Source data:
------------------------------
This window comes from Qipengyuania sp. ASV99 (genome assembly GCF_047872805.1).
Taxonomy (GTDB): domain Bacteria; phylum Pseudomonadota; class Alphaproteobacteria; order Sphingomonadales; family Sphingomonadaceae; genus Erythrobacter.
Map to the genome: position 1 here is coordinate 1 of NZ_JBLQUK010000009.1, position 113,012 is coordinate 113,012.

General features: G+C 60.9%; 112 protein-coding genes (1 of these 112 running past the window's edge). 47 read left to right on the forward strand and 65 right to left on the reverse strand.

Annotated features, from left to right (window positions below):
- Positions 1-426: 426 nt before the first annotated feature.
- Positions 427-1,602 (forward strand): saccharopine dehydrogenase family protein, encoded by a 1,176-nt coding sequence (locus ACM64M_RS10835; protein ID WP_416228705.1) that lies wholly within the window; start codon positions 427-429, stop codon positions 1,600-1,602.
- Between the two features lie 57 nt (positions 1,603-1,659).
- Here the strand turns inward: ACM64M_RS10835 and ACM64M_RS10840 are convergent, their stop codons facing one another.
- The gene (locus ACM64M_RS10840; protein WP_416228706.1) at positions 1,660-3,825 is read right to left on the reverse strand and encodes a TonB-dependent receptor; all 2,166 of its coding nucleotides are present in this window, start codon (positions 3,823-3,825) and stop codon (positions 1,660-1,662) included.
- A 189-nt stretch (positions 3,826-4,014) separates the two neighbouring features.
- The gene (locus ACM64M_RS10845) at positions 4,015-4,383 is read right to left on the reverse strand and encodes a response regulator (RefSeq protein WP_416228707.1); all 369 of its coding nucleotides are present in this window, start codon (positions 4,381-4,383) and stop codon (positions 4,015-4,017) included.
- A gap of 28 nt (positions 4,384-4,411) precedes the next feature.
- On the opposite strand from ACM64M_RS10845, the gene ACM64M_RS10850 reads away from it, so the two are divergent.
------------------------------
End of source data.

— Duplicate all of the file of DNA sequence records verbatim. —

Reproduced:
This window comes from Qipengyuania sp. ASV99 (genome assembly GCF_047872805.1).
Taxonomy (GTDB): domain Bacteria; phylum Pseudomonadota; class Alphaproteobacteria; order Sphingomonadales; family Sphingomonadaceae; genus Erythrobacter.
Map to the genome: position 1 here is coordinate 1 of NZ_JBLQUK010000009.1, position 113,012 is coordinate 113,012.

General features: G+C 60.9%; 112 protein-coding genes (1 of these 112 running past the window's edge). 47 read left to right on the forward strand and 65 right to left on the reverse strand.

Annotated features, from left to right (window positions below):
- Positions 1-426: 426 nt before the first annotated feature.
- Positions 427-1,602 (forward strand): saccharopine dehydrogenase family protein, encoded by a 1,176-nt coding sequence (locus ACM64M_RS10835; protein ID WP_416228705.1) that lies wholly within the window; start codon positions 427-429, stop codon positions 1,600-1,602.
- Between the two features lie 57 nt (positions 1,603-1,659).
- Here the strand turns inward: ACM64M_RS10835 and ACM64M_RS10840 are convergent, their stop codons facing one another.
- The gene (locus ACM64M_RS10840; protein WP_416228706.1) at positions 1,660-3,825 is read right to left on the reverse strand and encodes a TonB-dependent receptor; all 2,166 of its coding nucleotides are present in this window, start codon (positions 3,823-3,825) and stop codon (positions 1,660-1,662) included.
- A 189-nt stretch (positions 3,826-4,014) separates the two neighbouring features.
- The gene (locus ACM64M_RS10845) at positions 4,015-4,383 is read right to left on the reverse strand and encodes a response regulator (RefSeq protein WP_416228707.1); all 369 of its coding nucleotides are present in this window, start codon (positions 4,381-4,383) and stop codon (positions 4,015-4,017) included.
- A gap of 28 nt (positions 4,384-4,411) precedes the next feature.
- On the opposite strand from ACM64M_RS10845, the gene ACM64M_RS10850 reads away from it, so the two are divergent.